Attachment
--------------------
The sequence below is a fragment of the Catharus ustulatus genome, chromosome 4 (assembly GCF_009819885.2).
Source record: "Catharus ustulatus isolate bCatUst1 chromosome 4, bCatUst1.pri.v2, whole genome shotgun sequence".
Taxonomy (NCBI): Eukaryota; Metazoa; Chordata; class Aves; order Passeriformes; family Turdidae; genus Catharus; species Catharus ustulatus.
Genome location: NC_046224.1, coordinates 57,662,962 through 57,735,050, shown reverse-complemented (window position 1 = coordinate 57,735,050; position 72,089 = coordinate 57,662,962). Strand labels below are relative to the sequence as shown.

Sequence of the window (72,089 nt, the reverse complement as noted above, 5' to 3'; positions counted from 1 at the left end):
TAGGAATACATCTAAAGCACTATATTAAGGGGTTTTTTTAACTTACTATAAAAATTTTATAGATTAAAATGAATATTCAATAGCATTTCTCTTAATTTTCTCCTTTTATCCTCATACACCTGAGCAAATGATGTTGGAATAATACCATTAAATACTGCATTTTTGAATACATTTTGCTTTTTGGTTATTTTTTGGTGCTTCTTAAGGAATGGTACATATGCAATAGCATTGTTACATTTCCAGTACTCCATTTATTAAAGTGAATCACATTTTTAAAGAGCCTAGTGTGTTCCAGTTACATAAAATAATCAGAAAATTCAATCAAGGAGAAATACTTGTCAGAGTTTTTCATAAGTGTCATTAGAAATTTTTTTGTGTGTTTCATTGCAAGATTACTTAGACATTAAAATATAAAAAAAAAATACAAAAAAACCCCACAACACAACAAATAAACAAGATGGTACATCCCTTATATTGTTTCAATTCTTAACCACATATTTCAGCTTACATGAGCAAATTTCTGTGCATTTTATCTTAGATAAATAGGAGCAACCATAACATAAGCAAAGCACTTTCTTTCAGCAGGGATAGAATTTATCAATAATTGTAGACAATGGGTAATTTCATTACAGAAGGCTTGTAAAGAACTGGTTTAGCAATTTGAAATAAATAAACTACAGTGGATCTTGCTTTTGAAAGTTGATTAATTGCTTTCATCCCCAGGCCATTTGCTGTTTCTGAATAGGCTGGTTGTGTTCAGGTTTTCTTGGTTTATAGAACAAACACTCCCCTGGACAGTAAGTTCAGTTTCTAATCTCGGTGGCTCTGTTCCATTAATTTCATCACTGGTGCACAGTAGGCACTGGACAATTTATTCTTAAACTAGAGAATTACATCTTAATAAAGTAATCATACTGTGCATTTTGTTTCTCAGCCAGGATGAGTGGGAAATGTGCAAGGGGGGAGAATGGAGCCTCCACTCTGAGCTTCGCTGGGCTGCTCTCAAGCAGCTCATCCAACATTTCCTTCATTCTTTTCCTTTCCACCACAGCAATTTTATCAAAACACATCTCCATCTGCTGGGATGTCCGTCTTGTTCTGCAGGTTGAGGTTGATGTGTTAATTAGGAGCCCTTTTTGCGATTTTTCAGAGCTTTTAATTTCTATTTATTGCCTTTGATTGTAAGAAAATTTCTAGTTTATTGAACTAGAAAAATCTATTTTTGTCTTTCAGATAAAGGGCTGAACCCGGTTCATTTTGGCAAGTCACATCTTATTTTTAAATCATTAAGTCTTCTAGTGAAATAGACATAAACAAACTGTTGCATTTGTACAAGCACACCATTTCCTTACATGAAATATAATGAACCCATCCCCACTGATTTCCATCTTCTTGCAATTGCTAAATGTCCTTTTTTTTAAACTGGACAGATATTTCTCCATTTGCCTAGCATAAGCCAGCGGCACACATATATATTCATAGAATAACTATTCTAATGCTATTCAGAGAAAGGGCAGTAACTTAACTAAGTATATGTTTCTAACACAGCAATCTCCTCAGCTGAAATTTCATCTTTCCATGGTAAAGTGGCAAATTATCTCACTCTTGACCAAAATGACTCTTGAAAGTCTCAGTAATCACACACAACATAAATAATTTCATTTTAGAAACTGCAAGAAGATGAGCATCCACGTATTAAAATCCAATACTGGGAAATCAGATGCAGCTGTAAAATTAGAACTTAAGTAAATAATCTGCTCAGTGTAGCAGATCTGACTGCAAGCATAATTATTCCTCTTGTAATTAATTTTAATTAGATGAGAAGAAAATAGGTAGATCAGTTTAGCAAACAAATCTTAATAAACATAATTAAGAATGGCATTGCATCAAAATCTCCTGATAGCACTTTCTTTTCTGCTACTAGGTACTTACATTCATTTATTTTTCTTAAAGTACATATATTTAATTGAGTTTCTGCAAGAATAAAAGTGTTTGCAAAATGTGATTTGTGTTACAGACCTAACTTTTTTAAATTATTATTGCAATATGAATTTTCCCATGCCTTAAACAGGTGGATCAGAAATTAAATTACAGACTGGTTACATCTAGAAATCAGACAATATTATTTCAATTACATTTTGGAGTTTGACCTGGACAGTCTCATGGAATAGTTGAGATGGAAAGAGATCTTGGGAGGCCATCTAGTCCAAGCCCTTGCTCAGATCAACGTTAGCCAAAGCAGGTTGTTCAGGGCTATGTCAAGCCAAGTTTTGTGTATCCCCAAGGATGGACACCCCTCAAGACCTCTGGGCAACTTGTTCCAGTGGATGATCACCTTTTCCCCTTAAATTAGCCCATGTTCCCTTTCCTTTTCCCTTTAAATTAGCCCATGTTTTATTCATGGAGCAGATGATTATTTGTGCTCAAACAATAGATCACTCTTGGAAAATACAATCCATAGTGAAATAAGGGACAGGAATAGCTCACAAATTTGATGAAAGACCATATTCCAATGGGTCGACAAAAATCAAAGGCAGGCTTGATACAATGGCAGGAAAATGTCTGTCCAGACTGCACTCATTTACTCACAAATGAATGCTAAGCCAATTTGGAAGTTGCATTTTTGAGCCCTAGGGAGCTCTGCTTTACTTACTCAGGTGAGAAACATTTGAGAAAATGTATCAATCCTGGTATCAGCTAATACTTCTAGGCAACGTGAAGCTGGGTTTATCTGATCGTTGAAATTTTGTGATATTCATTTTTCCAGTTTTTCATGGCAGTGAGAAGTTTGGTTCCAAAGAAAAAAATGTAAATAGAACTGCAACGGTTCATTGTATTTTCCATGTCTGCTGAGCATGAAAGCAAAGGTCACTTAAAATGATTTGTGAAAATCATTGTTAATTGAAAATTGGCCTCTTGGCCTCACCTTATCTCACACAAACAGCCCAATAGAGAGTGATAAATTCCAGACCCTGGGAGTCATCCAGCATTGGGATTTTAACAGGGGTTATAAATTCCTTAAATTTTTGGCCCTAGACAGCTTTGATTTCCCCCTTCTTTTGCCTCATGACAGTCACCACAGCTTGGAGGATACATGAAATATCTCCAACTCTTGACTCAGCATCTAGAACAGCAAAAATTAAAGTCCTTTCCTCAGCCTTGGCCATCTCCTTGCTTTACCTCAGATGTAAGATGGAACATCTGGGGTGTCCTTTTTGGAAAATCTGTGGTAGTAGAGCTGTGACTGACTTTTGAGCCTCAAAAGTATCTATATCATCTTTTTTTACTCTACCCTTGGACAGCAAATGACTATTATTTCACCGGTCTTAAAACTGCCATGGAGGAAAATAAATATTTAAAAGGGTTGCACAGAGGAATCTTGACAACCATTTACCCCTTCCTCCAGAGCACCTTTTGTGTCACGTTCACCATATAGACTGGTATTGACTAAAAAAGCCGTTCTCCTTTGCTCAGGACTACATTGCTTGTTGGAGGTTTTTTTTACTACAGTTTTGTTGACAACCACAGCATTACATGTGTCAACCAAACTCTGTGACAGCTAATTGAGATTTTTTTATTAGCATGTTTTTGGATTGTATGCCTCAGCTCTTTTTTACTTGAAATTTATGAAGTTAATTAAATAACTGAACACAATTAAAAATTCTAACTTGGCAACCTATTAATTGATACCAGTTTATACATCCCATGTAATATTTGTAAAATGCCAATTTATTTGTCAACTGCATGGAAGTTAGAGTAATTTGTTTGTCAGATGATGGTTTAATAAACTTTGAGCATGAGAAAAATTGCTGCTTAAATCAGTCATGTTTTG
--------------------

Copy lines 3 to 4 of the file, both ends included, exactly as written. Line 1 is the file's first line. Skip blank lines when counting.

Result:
Taxonomy (NCBI): Eukaryota; Metazoa; Chordata; class Aves; order Passeriformes; family Turdidae; genus Catharus; species Catharus ustulatus.
Genome location: NC_046224.1, coordinates 57,662,962 through 57,735,050, shown reverse-complemented (window position 1 = coordinate 57,735,050; position 72,089 = coordinate 57,662,962). Strand labels below are relative to the sequence as shown.